Standing in a room filled almost floor to ceiling with chocolate certainly puts a strain on a girl’s new year’s resolution.
However, self control is needed because these goodies are destined to be distributed through meals on wheels, food kitchens and food banks to Dublin’s most needy.
This chocolate fantasy room was only a small offshoot of the main sorting room in Clonliffe College, where last week a team of Crosscare volunteers were busy working out the logistics of dealing with an overwhelming response to their Unwanted Gifts Appeal.
Crosscare, the social care agency of the Archdiocese of Dublin, collects the unwanted gifts from the crib at St Mary’s Pro-Cathedral after January 6 each year and redistributes them to people using their services.
Last year, they collected four van loads full of gifts. This year, the response was trebled with staff struggling to cope with sorting and storing 12.5 van loads of goods.
”It’s a good complaint to have,” said Michael McDonagh, Crosscare’s senior manager for corporate services, as he surveys a room of cardboard boxes and bin bags filled with a weird and wonderful assortment of unwanted gifts, which offers a little window into people’s lives.
There is a pile of chocolates and biscuits in one corner, boxes marked candles, toys, household, gift sets and toiletries in another.
A quick rummage by The Irish Catholic reveals a toy fire truck, bike, handbags, toaster, kettle, duvet, a jar of Christmas chutney and a microwaveable body pillow!
”We got a phone call from the Pro-Cathedral on St Stephen’s Day saying they already needed us to come and collect the stuff,” Michael said. ”We had a van call down every day from then, whereas we would normally do it in a day in one big run. As we emptied it out, it would fill up again the next day!
”People came from the surrounding counties like Meath, Carlow and Kildare — often with their kids.
”One lady from Carlow came with her five-year-old son and said she thought it was a great idea because it was something nice that her son could get involved in.
”He could choose the toy that he wanted to give the kids who didn’t have anything.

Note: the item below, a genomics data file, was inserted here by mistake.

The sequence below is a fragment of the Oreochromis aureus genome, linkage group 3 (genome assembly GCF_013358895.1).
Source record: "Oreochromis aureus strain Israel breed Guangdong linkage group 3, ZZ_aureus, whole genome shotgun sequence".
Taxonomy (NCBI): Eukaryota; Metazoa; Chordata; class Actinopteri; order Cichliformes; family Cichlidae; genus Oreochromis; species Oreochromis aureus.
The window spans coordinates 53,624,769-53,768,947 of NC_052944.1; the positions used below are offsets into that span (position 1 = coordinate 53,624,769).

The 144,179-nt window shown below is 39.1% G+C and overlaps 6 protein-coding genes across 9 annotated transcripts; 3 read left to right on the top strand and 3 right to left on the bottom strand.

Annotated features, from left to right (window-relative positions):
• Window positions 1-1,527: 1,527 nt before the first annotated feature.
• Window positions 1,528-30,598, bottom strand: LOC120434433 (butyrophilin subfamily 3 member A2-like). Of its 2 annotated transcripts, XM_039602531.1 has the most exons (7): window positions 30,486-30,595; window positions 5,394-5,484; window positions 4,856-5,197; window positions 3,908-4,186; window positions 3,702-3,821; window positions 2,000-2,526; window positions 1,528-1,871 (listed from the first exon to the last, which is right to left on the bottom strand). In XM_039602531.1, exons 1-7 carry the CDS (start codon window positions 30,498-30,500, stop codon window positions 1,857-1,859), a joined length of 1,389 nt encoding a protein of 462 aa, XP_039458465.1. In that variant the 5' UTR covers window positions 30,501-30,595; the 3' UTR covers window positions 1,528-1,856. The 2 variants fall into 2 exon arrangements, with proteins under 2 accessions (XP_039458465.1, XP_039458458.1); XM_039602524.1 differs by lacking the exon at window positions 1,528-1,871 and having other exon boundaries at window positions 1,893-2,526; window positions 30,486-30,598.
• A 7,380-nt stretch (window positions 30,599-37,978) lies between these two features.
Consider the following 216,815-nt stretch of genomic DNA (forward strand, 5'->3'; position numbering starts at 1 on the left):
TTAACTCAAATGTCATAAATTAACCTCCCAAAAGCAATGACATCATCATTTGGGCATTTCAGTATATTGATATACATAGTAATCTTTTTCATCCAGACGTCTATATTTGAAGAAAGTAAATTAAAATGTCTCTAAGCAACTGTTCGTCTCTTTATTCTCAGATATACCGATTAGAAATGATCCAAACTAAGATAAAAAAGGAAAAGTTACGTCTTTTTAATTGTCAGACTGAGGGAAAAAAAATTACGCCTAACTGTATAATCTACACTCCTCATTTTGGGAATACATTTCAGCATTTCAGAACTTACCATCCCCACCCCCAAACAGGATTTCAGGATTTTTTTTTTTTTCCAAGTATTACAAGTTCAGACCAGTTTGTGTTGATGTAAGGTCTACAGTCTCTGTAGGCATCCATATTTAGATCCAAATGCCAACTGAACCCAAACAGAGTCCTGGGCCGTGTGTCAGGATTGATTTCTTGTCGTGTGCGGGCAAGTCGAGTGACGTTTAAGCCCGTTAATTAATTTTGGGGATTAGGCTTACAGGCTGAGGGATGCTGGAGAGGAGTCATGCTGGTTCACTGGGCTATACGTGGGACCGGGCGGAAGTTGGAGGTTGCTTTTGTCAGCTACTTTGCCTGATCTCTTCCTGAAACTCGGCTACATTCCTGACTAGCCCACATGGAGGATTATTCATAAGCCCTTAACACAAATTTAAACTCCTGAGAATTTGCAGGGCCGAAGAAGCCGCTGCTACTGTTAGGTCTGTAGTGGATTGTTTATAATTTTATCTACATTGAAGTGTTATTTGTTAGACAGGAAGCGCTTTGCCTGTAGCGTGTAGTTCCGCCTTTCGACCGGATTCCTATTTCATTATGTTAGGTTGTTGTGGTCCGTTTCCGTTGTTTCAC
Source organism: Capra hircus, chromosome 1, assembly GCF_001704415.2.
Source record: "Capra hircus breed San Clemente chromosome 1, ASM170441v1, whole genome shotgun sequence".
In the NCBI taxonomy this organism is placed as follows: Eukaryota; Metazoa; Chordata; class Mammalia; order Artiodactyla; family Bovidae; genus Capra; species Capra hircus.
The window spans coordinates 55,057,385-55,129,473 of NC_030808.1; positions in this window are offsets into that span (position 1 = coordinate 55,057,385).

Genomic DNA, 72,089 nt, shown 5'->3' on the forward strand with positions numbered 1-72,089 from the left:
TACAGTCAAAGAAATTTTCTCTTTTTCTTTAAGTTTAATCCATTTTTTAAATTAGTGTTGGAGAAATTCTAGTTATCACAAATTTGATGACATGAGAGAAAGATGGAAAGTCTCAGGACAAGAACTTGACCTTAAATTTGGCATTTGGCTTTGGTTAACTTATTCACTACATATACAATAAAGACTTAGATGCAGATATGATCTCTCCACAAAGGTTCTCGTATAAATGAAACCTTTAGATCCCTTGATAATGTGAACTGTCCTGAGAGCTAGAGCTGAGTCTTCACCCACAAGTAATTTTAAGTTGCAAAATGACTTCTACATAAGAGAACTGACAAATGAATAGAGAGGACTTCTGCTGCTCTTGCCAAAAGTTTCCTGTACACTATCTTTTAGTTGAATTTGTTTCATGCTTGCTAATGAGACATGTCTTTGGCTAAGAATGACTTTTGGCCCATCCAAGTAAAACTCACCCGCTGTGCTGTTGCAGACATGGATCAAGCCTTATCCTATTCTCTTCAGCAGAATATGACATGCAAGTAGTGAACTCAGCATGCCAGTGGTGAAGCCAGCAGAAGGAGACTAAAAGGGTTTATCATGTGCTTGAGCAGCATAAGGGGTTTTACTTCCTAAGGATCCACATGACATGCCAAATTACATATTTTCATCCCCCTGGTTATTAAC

”I think because times are so tight parents are looking at things in that way, trying to teach their kids that you can do more with less and that you can share. It shows kids how lucky they are.”
Demand for Crosscare’s support, advice and hot food in the city increased by approximately 40 per cent over the last 12 months, and they provided 180,000 meals in Dublin last year alone.
These Christmas donations will be distributed as birthday presents to young teenagers in care, clothes and toiletries for men and women in the homeless services, and care packs for the elderly people living alone in Dublin’s north inner city.
The rest will probably be sold in a pop-up second hand shop, following the success of a pilot pop-up shop in Blanchardstown before Christmas which made an incredible €10,000 in one weekend.
”The essence of the initiative is the fact that most of us received much more than we need and just one unwanted gift given back could bring some happiness to others in our community who will be struggling with various difficulties in life in 2012,” said Fr Pat O’Donoghue, who started the Unwanted Gifts Appeal at the Pro-Cathedral in 2006.
”Despite the difficult economic times we are in, we have found that people have been even more considerate since times got tough,” he said.
”I have no idea why the response was so great this year. People are just wonderful and it is a wonderful part of Christmas.”